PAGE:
Now is a good time to visit the Wildscape garden at Bird and Bee Farm. Many native plants and grasses are in bloom. The mason bee houses are filled, and bobwhite quail were spotted on the grounds for the first time (see below).
Events will be held later in the year, including Nature Days in October. Saturday mornings are a nice time to visit and share Master Naturalist info with others or do much needed watering.
Hours will be for Community Outreach- indirect, or Nature Improvement in Public Areas.
Three months ago, nine members of our TMN chapter met Cliff Tyllick at Wilson Ledbetter Park to learn how to girdle an invasive species of tree. The Glossy Privet was introduced to Texas landscapers from China. It is evergreen, produces flowers liked by pollinators and grows prolifically, and it’s an invasive species.
It’s invasive because it knocks out native trees because of its rapid growth, and it “steals” pollinators from native Texas wildflowers. Pollinators find the big tree’s flowers easy to access. It often takes a little more work to find the native Texas flowers. Without pollinators, the natives die out.
Tree girdling is a method of killing trees without herbicides or the noise of chainsaws. It is used a lot in the nature preserves in the Austin area. Since there are quite a few Glossy Privets in Wilson-Ledbetter, we brave nine thought we’d give it a go. In summation – it’s difficult to girdle a tree. It’s not overly complicated. It requires a lot of physical action.
Sunday, I went to the park to check on the progress of our girdling. I am unsure whether it’s succeeding or not. We worked on three clusters of trees in three groups. Two of them had 3 or 4 “trunks” and were completed. The third group had eight or nine trunks, and a few of those were left untouched.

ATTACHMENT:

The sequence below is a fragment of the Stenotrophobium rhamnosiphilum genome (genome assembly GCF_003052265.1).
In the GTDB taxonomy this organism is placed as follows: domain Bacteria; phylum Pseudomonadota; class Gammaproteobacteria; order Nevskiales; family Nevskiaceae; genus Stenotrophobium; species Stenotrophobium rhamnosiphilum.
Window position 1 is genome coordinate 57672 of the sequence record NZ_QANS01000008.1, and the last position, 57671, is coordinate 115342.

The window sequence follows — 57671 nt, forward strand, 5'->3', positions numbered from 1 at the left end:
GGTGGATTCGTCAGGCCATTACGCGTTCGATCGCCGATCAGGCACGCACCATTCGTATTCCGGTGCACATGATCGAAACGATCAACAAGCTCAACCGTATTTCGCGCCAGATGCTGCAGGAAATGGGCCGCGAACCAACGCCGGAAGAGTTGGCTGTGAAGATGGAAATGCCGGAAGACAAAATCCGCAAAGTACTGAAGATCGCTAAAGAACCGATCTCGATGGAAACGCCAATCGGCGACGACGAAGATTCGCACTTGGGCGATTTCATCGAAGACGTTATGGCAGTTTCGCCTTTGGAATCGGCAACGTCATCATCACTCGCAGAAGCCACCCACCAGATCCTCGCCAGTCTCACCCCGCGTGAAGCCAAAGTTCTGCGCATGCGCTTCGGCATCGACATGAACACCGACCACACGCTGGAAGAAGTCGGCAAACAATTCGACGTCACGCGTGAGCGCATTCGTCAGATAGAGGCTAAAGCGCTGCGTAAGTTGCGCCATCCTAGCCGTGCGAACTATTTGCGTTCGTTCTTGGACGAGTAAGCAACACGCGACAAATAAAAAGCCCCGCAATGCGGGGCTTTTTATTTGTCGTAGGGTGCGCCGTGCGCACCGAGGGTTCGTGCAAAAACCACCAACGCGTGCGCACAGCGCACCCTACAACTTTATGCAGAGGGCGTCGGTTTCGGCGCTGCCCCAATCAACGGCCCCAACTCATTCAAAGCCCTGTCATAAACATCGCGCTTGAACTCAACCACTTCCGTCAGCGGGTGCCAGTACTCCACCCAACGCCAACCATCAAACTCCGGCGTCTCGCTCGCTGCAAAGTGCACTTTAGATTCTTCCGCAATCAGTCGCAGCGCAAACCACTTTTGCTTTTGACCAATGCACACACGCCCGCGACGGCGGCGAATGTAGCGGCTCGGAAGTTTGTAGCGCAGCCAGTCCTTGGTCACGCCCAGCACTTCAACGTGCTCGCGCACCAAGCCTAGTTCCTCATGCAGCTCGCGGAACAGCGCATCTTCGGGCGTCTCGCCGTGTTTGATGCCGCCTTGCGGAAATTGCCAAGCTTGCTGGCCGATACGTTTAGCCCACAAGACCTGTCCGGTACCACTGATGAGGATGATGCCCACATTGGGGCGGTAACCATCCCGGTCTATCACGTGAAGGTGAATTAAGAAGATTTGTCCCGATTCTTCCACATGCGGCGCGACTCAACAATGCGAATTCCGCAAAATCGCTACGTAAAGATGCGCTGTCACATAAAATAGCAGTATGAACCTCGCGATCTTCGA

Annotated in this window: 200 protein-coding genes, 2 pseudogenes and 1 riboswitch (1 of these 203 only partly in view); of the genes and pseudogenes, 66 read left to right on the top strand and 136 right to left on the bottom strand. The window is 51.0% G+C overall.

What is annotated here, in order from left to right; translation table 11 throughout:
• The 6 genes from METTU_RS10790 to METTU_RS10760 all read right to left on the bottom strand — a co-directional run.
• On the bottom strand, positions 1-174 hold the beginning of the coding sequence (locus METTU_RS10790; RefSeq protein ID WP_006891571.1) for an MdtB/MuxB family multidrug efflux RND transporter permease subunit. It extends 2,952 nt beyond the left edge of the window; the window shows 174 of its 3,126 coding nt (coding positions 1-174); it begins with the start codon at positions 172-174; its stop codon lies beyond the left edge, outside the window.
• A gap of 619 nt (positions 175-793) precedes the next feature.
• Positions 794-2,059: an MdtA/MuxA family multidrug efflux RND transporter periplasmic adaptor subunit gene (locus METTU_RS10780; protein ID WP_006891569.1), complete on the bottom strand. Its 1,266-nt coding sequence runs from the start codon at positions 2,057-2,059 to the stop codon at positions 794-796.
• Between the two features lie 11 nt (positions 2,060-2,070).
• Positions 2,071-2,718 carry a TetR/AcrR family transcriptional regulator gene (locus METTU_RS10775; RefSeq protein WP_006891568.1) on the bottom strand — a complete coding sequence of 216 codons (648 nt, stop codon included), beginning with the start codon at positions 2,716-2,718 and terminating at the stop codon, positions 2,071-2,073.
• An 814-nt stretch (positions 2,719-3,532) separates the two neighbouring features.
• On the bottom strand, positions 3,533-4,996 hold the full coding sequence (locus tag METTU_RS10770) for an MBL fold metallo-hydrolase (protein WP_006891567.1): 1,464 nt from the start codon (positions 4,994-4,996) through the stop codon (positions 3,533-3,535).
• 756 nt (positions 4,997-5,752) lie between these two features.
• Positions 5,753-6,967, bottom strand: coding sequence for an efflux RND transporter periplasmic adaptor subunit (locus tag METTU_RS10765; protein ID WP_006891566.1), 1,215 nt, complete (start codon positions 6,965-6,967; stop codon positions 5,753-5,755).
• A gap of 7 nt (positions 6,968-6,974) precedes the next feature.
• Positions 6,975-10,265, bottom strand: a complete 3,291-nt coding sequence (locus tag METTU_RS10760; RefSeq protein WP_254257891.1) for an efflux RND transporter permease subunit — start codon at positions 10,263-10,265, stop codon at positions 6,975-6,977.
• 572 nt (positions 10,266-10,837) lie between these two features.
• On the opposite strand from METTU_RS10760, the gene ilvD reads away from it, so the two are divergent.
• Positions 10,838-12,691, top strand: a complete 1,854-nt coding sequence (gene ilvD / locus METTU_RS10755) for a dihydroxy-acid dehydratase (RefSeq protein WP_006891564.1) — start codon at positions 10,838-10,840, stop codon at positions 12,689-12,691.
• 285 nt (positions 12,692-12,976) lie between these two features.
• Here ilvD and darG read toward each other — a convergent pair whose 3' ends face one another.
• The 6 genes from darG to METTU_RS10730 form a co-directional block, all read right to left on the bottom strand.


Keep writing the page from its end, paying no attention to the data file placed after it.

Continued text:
The uncompleted one has dead branches at the top of the trees, but I’m not sure if that’s from girdling or leftover damage from the freeze of 2021. The other two have a couple of dead branches, but new “trunks” are growing up from the ground. There are a few growing below the girdling area, but I don’t see any new growth above the girdling.
Cliff said it would probably take a year to completely knock them out. To hasten it along, they need a little work which isn’t uncommon, I’m told. For those who want to give our project a little care, I’m going to schedule another morning to get together and help them along.
Ultimately, we’ll get them down one way or another. Then we plan to plant Eastern Redbuds to replace them.
You never know when you’ll make an interesting nature observation. Today I was walking in my neighbor’s field, getting ready to watch her horse do some dressage. I had noticed some day flowers and sorrel, so my head was down, checking for more flowers. The field was mowed, but not too low.
I saw something new to my eyes, so I took a closer look. It was a most unusual plant and flower, one I’d never seen before. It looked sort of like a jack-in-the-pulpit.
I immediately uploaded my photo to iNaturalist, though I figured it was probably some common plant I’d just missed. But, no! I’d found a swan flower, Aristolochiaerecta.
This plant only grows here in Texas. Donna Lewis will be happy to know it’s important for her pipevine swallowtails. Here’s info from the Wildflower Center:
I had no idea these guys existed, but now I know what the host for all the pipevine swallowtails I see around here must be! Here’s another cool fact about this observation—it looks like this is one of the northernmost observations of the swan flower. Wow!
I’m thrilled to make this pretty plant’s acquaintance and to learn about it. I found another specimen that wasn’t in bloom, and I’ll be on the lookout for more.